The Department of Geography’s PhD small grant for fieldwork in Thailand

By Felicia H M Liu

The Department of Geography’s PhD small grants supported two trips at the early scoping stages of my fieldwork to Bangkok, Thailand.

I attended the 18th Meeting of the UNFCCC Standing Committee on Finance (SCF) from 10-12 September, taking place right after a preparatory meeting for COP24 taking place later in the year in Katowice. I represented The Research and Independent Non-Governmental Organisations (RINGO) and attended as an observer. The build up to the meeting was exciting as I was reading about the progress and sticking points in the meeting from 4-9 September in Bangkok as I prepared for the SCF meeting. At the same time, as I have not been following in great detail the UNFCCC process, I also realised the learning curve to all the processes and technicalities would be steep. As I arrived at Bangkok, I was both excited and nervous.

I was lucky that this meeting took place in Bangkok, Thailand because most intermediary meetings between COPs take place in Bonn, Germany, which would have been too far for me to travel to from Singapore, where I’m currently based. Learning from other meeting participants, when a UNFCCC meeting takes place in Bonn, the entire town would be filled with climate diplomats. It was clearly not the case when I arrived in Bangkok as it seemed to have maintained business as usual, although I later learned that NGO and local groups were protesting outside the UNFCCC offices calling for more government protection for vulnerable, low-lying cities such as Bangkok.

The vibrant, neon-lit Chinatown in Bangkok, en route from Don Muang International Airport to the UNFCCC designated hotel at the old town of Bangkok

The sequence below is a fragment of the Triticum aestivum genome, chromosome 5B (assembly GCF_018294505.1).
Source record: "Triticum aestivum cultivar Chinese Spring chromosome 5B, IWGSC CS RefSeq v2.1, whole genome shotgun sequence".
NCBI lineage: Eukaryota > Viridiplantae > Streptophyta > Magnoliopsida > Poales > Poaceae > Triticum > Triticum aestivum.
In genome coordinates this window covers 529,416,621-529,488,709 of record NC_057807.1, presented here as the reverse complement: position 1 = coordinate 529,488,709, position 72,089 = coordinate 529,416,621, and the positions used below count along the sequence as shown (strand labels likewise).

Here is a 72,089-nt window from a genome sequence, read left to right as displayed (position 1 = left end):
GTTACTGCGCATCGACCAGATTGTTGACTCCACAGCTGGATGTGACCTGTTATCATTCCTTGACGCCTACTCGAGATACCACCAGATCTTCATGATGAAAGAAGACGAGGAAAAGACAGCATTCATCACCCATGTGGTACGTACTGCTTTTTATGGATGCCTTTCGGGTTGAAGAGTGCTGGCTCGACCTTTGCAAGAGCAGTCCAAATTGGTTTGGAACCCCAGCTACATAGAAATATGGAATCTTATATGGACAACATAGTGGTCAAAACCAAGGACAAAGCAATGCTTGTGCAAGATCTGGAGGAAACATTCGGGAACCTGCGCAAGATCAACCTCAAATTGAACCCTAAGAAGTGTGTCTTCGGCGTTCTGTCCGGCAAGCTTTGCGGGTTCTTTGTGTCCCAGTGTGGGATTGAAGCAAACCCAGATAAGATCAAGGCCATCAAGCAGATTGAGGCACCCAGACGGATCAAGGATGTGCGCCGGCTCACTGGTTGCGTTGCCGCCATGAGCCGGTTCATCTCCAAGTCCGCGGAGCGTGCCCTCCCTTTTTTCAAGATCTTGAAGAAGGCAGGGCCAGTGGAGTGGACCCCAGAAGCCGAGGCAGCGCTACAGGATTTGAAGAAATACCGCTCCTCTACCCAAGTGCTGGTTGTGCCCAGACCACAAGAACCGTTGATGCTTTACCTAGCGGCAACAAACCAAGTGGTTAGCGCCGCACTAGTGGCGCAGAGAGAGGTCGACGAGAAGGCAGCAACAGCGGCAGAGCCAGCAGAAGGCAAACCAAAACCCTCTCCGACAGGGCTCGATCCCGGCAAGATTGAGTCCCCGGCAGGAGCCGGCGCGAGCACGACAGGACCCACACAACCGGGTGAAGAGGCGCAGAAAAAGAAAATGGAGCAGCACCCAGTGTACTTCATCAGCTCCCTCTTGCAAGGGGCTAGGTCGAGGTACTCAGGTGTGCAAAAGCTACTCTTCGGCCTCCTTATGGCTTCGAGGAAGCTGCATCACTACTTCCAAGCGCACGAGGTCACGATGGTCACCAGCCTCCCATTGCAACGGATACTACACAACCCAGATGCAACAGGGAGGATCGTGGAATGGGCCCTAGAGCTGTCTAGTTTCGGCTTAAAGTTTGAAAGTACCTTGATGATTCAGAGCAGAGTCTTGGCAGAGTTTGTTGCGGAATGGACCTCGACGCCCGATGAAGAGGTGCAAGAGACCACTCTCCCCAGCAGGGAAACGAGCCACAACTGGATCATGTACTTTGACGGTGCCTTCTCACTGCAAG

The SCF finance offered an aspect of high-level decision making in climate finance that my research does not touch upon in detail. The meeting shed light on the complex detailed functioning of aspects of climate finance that I have taken for granted, for example, the range of public-private partnerships designated for specific mitigation, adaptation and resilience-building purposes, as well as any other funds and climate finance mechanisms governed under the UNFCCC framework. The tension between developed countries reluctant to agree to take on more projects for fears of increased budgetary burdens and developing countries eager to propose new initiatives to increase their budget allowance was also clear also featured consistently in the meeting.

I experienced the frustrations of high-level decision first hand: diplomats trying to distract and drag on conversations so important topics would not be discussed, different vested interests delaying the agreement of funding mechanisms, and the physical exhaustion of the diplomats after attending two weeks of negotiations. Another interesting observation was that the three day SCF meeting was cut short to only a day and a half to speed up the discussion. I later learnt that the decision was made to avoid certain countries with strong vested interest in fossil fuels from dominating and delaying process.

My ‘observers’ name plate. If I want to speak I just need to stand it up. The representatives from different countries were sat in the table in front of me.

Frustrations of the realities of climate negotiations aside, I met a very inspiring group of young people advocating for developing countries’ interests from YOUNGO, as well as veterans in the UNFCCC process, and various NGOs and think tanks from around the world with a stake in climate finance. The meeting provided an important networking opportunity for currently ongoing fieldwork investigating the development of climate finance in Southeast Asia. The UNFCCC discussions also provided important wider international regulatory and development context of climate finance, which have heavily influenced how the private sector engages in the issue. Thank you King’s Geography for supporting this trip!

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